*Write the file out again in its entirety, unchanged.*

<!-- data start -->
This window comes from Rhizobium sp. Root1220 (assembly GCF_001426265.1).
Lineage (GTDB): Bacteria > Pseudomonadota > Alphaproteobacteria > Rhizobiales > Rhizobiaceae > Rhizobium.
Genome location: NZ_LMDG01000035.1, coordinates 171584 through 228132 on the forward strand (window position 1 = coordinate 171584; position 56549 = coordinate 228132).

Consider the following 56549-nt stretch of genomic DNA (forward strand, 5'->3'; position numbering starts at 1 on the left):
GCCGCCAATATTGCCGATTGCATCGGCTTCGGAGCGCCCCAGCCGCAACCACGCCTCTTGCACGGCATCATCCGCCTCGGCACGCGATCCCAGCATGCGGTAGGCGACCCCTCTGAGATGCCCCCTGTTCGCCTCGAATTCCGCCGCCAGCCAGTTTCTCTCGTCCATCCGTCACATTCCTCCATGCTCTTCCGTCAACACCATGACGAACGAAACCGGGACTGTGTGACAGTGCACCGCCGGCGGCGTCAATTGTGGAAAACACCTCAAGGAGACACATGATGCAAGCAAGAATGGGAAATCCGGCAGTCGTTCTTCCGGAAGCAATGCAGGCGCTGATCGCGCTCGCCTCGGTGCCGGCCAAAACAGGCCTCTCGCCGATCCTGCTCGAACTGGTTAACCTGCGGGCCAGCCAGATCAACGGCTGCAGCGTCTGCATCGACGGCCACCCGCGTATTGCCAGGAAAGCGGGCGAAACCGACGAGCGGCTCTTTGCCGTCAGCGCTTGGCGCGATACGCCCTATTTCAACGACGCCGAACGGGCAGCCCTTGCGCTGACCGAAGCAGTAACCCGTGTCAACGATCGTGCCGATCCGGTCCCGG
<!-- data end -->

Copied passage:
This window comes from Rhizobium sp. Root1220 (assembly GCF_001426265.1).
Lineage (GTDB): Bacteria > Pseudomonadota > Alphaproteobacteria > Rhizobiales > Rhizobiaceae > Rhizobium.
Genome location: NZ_LMDG01000035.1, coordinates 171584 through 228132 on the forward strand (window position 1 = coordinate 171584; position 56549 = coordinate 228132).

Consider the following 56549-nt stretch of genomic DNA (forward strand, 5'->3'; position numbering starts at 1 on the left):
GCCGCCAATATTGCCGATTGCATCGGCTTCGGAGCGCCCCAGCCGCAACCACGCCTCTTGCACGGCATCATCCGCCTCGGCACGCGATCCCAGCATGCGGTAGGCGACCCCTCTGAGATGCCCCCTGTTCGCCTCGAATTCCGCCGCCAGCCAGTTTCTCTCGTCCATCCGTCACATTCCTCCATGCTCTTCCGTCAACACCATGACGAACGAAACCGGGACTGTGTGACAGTGCACCGCCGGCGGCGTCAATTGTGGAAAACACCTCAAGGAGACACATGATGCAAGCAAGAATGGGAAATCCGGCAGTCGTTCTTCCGGAAGCAATGCAGGCGCTGATCGCGCTCGCCTCGGTGCCGGCCAAAACAGGCCTCTCGCCGATCCTGCTCGAACTGGTTAACCTGCGGGCCAGCCAGATCAACGGCTGCAGCGTCTGCATCGACGGCCACCCGCGTATTGCCAGGAAAGCGGGCGAAACCGACGAGCGGCTCTTTGCCGTCAGCGCTTGGCGCGATACGCCCTATTTCAACGACGCCGAACGGGCAGCCCTTGCGCTGACCGAAGCAGTAACCCGTGTCAACGATCGTGCCGATCCGGTCCCGG